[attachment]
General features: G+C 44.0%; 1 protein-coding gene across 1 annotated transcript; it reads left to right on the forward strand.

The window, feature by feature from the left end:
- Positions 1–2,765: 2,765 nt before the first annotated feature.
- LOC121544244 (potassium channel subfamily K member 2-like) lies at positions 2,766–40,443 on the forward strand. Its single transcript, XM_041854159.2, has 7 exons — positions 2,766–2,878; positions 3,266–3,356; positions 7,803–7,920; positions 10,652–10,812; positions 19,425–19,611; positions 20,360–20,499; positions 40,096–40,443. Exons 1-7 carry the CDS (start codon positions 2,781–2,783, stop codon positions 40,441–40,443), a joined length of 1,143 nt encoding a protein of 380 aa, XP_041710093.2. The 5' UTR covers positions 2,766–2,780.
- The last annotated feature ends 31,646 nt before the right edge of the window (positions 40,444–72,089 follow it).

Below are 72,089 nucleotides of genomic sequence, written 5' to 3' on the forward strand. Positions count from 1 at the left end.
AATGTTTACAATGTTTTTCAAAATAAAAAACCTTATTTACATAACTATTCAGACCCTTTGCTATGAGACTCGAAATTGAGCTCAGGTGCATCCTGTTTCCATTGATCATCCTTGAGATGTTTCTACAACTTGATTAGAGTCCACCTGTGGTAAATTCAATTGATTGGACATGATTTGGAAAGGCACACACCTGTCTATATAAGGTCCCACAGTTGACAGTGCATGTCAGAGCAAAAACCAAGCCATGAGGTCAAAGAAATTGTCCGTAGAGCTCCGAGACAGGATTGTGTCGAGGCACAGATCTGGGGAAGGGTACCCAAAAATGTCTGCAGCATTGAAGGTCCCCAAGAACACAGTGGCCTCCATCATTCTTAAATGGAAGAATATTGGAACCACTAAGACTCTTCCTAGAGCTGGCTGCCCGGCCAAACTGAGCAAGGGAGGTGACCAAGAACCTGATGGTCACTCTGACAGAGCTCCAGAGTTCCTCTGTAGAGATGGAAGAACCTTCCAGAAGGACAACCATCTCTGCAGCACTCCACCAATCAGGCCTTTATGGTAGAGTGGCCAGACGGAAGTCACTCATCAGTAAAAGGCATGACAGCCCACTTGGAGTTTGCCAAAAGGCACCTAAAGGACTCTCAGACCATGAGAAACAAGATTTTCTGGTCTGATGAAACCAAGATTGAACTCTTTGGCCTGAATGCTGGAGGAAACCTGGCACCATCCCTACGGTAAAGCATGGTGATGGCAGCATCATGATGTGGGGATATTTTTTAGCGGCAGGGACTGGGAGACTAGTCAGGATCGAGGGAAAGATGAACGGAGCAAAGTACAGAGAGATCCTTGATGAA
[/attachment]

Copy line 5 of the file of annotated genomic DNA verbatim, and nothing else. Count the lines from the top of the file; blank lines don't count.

- The last annotated feature ends 31,646 nt before the right edge of the window (positions 40,444–72,089 follow it).